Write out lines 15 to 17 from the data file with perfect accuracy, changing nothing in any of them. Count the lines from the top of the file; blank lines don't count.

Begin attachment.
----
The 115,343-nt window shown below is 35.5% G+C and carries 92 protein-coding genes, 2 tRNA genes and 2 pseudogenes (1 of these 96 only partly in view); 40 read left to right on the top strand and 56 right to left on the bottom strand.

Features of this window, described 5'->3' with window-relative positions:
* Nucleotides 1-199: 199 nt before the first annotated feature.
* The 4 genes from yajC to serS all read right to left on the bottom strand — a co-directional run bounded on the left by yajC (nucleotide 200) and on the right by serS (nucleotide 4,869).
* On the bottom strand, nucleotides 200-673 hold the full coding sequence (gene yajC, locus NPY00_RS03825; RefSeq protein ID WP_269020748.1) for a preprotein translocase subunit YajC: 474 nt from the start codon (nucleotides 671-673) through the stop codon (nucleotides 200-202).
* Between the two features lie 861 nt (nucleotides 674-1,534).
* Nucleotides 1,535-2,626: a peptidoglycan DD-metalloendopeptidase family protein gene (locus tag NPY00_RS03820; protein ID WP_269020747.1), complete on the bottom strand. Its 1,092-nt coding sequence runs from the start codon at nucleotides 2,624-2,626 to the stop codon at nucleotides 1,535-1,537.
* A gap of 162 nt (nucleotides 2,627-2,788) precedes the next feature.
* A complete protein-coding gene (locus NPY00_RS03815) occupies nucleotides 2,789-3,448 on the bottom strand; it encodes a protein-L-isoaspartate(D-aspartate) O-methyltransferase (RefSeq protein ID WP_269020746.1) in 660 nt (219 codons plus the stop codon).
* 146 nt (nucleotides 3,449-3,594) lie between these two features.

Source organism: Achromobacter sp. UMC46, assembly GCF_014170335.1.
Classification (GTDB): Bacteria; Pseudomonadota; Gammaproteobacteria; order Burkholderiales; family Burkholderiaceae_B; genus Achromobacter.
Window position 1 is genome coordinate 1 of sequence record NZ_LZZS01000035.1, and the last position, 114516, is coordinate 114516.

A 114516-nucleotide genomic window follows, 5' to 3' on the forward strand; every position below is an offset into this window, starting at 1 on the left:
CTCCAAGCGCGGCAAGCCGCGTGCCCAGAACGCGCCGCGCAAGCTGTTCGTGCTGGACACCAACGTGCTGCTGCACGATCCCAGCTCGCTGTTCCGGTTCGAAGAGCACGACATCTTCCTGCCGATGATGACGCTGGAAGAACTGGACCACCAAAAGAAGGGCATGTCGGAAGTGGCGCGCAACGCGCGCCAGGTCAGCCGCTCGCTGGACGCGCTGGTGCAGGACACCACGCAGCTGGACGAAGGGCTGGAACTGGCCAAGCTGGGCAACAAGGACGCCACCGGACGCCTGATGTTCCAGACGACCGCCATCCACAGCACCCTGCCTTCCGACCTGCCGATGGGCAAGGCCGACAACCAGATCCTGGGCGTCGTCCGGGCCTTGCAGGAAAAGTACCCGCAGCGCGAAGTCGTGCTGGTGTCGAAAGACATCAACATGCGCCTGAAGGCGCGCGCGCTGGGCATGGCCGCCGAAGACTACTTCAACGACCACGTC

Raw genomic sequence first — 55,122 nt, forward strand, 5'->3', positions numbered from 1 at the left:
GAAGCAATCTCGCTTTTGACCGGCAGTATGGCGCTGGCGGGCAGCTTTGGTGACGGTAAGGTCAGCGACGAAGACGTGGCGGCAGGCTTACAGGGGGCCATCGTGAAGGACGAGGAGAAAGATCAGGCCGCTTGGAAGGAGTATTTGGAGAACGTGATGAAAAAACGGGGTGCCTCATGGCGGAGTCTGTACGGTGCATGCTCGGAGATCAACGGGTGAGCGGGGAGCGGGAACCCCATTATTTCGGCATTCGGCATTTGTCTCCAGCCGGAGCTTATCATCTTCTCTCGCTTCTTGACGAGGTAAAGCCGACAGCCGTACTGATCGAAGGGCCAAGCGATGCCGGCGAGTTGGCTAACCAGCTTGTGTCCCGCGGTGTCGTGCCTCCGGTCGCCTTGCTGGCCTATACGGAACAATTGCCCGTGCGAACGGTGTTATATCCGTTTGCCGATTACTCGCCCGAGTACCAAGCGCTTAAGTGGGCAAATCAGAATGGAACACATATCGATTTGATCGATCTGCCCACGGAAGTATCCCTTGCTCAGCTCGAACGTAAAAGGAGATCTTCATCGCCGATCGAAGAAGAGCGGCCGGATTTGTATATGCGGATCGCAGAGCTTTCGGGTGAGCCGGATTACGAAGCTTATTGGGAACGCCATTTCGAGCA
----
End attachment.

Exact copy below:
CTCCAAGCGCGGCAAGCCGCGTGCCCAGAACGCGCCGCGCAAGCTGTTCGTGCTGGACACCAACGTGCTGCTGCACGATCCCAGCTCGCTGTTCCGGTTCGAAGAGCACGACATCTTCCTGCCGATGATGACGCTGGAAGAACTGGACCACCAAAAGAAGGGCATGTCGGAAGTGGCGCGCAACGCGCGCCAGGTCAGCCGCTCGCTGGACGCGCTGGTGCAGGACACCACGCAGCTGGACGAAGGGCTGGAACTGGCCAAGCTGGGCAACAAGGACGCCACCGGACGCCTGATGTTCCAGACGACCGCCATCCACAGCACCCTGCCTTCCGACCTGCCGATGGGCAAGGCCGACAACCAGATCCTGGGCGTCGTCCGGGCCTTGCAGGAAAAGTACCCGCAGCGCGAAGTCGTGCTGGTGTCGAAAGACATCAACATGCGCCTGAAGGCGCGCGCGCTGGGCATGGCCGCCGAAGACTACTTCAACGACCACGTC

Raw genomic sequence first — 55,122 nt, forward strand, 5'->3', positions numbered from 1 at the left:
GAAGCAATCTCGCTTTTGACCGGCAGTATGGCGCTGGCGGGCAGCTTTGGTGACGGTAAGGTCAGCGACGAAGACGTGGCGGCAGGCTTACAGGGGGCCATCGTGAAGGACGAGGAGAAAGATCAGGCCGCTTGGAAGGAGTATTTGGAGAACGTGATGAAAAAACGGGGTGCCTCATGGCGGAGTCTGTACGGTGCATGCTCGGAGATCAACGGGTGAGCGGGGAGCGGGAACCCCATTATTTCGGCATTCGGCATTTGTCTCCAGCCGGAGCTTATCATCTTCTCTCGCTTCTTGACGAGGTAAAGCCGACAGCCGTACTGATCGAAGGGCCAAGCGATGCCGGCGAGTTGGCTAACCAGCTTGTGTCCCGCGGTGTCGTGCCTCCGGTCGCCTTGCTGGCCTATACGGAACAATTGCCCGTGCGAACGGTGTTATATCCGTTTGCCGATTACTCGCCCGAGTACCAAGCGCTTAAGTGGGCAAATCAGAATGGAACACATATCGATTTGATCGATCTGCCCACGGAAGTATCCCTTGCTCAGCTCGAACGTAAAAGGAGATCTTCATCGCCGATCGAAGAAGAGCGGCCGGATTTGTATATGCGGATCGCAGAGCTTTCGGGTGAGCCGGATTACGAAGCTTATTGGGAACGCCATTTCGAGCA